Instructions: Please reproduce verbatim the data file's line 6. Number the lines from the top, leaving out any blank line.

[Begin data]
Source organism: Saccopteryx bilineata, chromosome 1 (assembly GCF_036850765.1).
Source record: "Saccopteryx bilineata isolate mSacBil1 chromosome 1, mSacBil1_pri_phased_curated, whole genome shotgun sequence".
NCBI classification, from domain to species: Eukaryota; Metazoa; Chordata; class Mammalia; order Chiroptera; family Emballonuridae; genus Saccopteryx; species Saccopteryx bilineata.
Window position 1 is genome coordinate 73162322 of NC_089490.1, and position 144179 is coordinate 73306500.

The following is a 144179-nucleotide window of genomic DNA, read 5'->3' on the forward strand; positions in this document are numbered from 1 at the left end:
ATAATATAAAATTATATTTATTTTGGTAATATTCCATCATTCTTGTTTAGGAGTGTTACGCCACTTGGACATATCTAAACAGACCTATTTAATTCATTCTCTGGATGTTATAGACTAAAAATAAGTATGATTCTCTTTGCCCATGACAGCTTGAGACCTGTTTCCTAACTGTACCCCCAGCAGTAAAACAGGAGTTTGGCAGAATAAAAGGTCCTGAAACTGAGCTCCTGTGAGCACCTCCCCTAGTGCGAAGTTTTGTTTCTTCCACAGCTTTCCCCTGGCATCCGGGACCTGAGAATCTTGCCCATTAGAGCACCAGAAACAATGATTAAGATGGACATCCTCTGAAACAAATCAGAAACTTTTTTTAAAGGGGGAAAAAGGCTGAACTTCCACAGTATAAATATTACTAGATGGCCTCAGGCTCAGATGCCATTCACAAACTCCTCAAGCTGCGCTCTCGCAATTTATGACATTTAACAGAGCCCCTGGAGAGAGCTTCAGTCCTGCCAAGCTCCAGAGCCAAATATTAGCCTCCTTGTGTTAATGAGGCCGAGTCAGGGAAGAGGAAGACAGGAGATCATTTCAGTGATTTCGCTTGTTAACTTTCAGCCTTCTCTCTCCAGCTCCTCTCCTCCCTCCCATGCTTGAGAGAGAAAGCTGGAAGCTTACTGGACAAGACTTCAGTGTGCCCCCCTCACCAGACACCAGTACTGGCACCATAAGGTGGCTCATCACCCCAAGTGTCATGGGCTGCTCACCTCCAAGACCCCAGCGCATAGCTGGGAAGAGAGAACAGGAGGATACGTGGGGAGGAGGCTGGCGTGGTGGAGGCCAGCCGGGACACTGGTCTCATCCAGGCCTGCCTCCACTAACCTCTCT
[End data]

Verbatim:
ATAATATAAAATTATATTTATTTTGGTAATATTCCATCATTCTTGTTTAGGAGTGTTACGCCACTTGGACATATCTAAACAGACCTATTTAATTCATTCTCTGGATGTTATAGACTAAAAATAAGTATGATTCTCTTTGCCCATGACAGCTTGAGACCTGTTTCCTAACTGTACCCCCAGCAGTAAAACAGGAGTTTGGCAGAATAAAAGGTCCTGAAACTGAGCTCCTGTGAGCACCTCCCCTAGTGCGAAGTTTTGTTTCTTCCACAGCTTTCCCCTGGCATCCGGGACCTGAGAATCTTGCCCATTAGAGCACCAGAAACAATGATTAAGATGGACATCCTCTGAAACAAATCAGAAACTTTTTTTAAAGGGGGAAAAAGGCTGAACTTCCACAGTATAAATATTACTAGATGGCCTCAGGCTCAGATGCCATTCACAAACTCCTCAAGCTGCGCTCTCGCAATTTATGACATTTAACAGAGCCCCTGGAGAGAGCTTCAGTCCTGCCAAGCTCCAGAGCCAAATATTAGCCTCCTTGTGTTAATGAGGCCGAGTCAGGGAAGAGGAAGACAGGAGATCATTTCAGTGATTTCGCTTGTTAACTTTCAGCCTTCTCTCTCCAGCTCCTCTCCTCCCTCCCATGCTTGAGAGAGAAAGCTGGAAGCTTACTGGACAAGACTTCAGTGTGCCCCCCTCACCAGACACCAGTACTGGCACCATAAGGTGGCTCATCACCCCAAGTGTCATGGGCTGCTCACCTCCAAGACCCCAGCGCATAGCTGGGAAGAGAGAACAGGAGGATACGTGGGGAGGAGGCTGGCGTGGTGGAGGCCAGCCGGGACACTGGTCTCATCCAGGCCTGCCTCCACTAACCTCTCT